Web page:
The bridge interface in Linux is a virtual switch, and you can create multiple bridge interfaces that can connect to the VM’s under Libvirt.
Maybe you can have bridge interface 100 that represents VLAN 100 that can be connected to some VM’s and bridge interface 200 that represents VLAN 200 for another set of VM’s.
Below is the topology that we are going to set up. It does look confusing, isn’t it?. Don’t worry; it is a straightforward configuration, and I am going to break it down.
- I have a layer3 switch on the right configured with VLAN gateways for VLAN 100, 200 and 300.
- The first interface on the Ubuntu host ens3 and Ethernet2 on the switch act as a trunk that carrying those VLAN’s.
- Second interface ens4 is a Ubuntu host management interface.
- In this blog, in the Ubuntu KVM host has multiple Virual machine running and we need to provide VLAN network connectivity from the switch to the VM on the left. To achieve that,
- You need to create VLAN interface (sub interface) on the ubuntu using netplan.
- After the VLAN configuration we will perform the bridge configuration.
Let’s go ahead and create the bridge interfaces, which later we can use to connect to the VM’s.
As we mentioned before, The KVM host has two interfaces, ens3 and ens4.
ens4, we will be using it to manage the Ubuntu KVM host and assign an IP address 192.168.1.100, and for the ens3, we would split them into 3 different VLANs as 100, 200, and 300, finally create bridge interfaces from the VLAN.
1. Install the bridge utilities.
Before you configure the bridge interfaces in Ubuntu using netplan is to install the bridge utility program on Ubuntu.
Enter the below commands to install the bridge utility package.
apt-get install bridge-utils -y
2. Configure the management interface.
let’s configure the management interface ens4 with an IP address 192.168.1.100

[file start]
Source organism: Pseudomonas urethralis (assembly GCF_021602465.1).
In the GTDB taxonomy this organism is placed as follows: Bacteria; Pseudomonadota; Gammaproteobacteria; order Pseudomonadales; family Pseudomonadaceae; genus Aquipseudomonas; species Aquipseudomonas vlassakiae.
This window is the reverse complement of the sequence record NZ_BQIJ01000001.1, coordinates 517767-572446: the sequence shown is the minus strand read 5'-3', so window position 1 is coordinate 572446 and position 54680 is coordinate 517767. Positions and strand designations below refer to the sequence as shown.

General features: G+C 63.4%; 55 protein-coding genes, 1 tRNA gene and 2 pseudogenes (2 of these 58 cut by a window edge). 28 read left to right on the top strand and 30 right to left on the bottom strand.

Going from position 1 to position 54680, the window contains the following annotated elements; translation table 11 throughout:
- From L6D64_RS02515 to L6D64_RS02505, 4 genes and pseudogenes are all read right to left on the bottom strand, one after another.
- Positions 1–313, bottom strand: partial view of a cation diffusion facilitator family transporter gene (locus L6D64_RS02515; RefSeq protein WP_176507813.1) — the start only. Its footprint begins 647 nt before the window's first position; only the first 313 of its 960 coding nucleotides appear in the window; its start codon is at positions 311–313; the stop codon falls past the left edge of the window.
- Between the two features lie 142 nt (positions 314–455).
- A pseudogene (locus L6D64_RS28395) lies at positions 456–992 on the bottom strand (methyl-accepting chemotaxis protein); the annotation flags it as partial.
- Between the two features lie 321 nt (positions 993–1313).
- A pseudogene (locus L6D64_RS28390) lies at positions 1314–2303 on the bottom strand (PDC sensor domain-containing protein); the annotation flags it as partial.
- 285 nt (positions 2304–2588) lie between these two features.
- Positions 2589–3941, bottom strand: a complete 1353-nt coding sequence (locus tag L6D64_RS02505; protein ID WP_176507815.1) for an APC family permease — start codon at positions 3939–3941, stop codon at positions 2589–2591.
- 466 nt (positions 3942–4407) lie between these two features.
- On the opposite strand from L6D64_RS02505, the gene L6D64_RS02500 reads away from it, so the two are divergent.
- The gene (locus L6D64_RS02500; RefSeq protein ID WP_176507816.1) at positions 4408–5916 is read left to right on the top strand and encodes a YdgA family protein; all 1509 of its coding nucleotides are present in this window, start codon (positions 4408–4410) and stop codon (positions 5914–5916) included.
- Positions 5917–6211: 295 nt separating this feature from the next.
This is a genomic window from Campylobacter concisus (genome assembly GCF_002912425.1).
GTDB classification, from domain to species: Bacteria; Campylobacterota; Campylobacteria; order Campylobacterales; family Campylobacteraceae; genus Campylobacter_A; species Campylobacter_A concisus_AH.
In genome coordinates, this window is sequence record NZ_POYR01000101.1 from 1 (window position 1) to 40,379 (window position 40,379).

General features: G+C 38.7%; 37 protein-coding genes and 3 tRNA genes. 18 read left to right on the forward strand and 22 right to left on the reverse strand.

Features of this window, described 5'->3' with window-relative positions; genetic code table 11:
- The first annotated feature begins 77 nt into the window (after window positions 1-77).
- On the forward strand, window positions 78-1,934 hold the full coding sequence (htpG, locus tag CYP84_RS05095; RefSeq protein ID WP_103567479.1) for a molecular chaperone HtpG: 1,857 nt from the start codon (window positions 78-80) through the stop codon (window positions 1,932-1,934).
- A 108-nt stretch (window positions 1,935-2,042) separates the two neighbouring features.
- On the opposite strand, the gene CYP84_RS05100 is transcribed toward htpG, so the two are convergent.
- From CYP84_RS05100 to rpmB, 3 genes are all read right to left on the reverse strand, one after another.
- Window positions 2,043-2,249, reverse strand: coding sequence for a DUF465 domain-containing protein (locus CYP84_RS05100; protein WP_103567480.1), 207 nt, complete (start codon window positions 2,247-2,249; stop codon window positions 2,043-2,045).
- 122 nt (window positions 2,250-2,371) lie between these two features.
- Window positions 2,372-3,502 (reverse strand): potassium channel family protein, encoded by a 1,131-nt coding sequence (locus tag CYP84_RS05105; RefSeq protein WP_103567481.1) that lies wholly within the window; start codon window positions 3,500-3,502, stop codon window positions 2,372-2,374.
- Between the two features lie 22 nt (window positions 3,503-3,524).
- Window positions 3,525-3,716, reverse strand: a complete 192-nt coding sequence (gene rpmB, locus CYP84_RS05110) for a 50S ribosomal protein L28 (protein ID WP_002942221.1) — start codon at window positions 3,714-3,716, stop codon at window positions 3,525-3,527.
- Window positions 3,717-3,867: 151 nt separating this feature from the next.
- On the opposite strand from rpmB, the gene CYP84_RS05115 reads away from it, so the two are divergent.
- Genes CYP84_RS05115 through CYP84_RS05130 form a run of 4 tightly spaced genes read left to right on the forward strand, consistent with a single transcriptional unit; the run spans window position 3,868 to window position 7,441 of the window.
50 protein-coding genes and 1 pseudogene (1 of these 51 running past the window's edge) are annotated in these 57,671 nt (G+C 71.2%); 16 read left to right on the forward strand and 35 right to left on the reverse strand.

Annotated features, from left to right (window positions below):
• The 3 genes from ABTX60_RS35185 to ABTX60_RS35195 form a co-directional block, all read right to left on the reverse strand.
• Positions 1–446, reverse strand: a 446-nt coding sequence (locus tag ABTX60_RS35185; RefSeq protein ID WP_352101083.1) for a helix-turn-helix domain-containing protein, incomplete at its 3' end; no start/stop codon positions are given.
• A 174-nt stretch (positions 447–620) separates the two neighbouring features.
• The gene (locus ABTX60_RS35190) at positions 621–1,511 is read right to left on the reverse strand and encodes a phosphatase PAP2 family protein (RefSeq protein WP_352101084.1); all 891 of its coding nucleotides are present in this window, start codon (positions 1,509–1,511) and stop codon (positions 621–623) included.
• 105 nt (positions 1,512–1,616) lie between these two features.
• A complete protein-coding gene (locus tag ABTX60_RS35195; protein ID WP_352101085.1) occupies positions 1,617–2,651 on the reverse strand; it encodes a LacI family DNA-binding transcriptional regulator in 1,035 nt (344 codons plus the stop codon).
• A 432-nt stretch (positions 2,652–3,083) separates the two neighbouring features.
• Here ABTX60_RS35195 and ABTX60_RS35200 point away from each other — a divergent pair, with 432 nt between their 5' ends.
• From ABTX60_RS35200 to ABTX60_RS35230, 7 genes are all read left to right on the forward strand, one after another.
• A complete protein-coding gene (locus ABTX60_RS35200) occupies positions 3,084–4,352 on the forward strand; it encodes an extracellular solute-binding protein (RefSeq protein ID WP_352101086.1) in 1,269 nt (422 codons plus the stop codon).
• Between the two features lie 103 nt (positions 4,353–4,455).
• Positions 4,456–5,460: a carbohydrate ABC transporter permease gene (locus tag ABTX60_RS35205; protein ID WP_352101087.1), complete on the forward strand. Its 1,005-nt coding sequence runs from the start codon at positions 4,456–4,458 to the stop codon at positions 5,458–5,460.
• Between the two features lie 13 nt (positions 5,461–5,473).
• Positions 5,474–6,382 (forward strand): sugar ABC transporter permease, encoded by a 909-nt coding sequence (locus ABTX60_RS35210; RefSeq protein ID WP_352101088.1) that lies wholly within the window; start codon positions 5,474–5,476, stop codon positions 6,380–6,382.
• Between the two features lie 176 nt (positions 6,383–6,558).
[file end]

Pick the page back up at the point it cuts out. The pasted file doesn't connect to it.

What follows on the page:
3. Configure the VLAN interfaces.
First, I defined the physical interface that I am going to use, in this case, ens3. Then I have created three layer2 VLANs with no IP address.
4. Configure the Bridge interfaces.
Create a bridge block called bridges, define the bridge interfaces starting from bridge 100, then I pointed to each VLAN interface. For example, ens3.100 belongs to br100, ens3.200 belongs to br200.
For simplicity’s sake, I am using VLAN numeric value at the end of each bridge interface, so it is easy for me to identify.
Note: The bridge name doesn’t really need to start with br, you can even name it as mybridge1, or vm1, it doesn’t really matter as long as you can differentiate the interface.
Configured not to use dhcp4.
Enable the STP by choosing true.
The final configuration looks like below.
5. Apply the configuration.
Apply the netplan configuration using the command sudo netplan apply.
6. Point the VM’s to use the bridge interfaces.
As you can see, I am trying to create a VM1 in KVM, and I can see a list of bridge interfaces that we have created.
I have picked up bridge interface 100 for the VM1.
Type IP addr to see the interfaces that we have created.
In the VM, I have configured the IP address 10.1.1.10/24.
And when I try to ping my default gateway, which is on the switch 10.1.1.1, as you can see, I am getting the ping response.
Which indicates the bridge interfaces are working fine.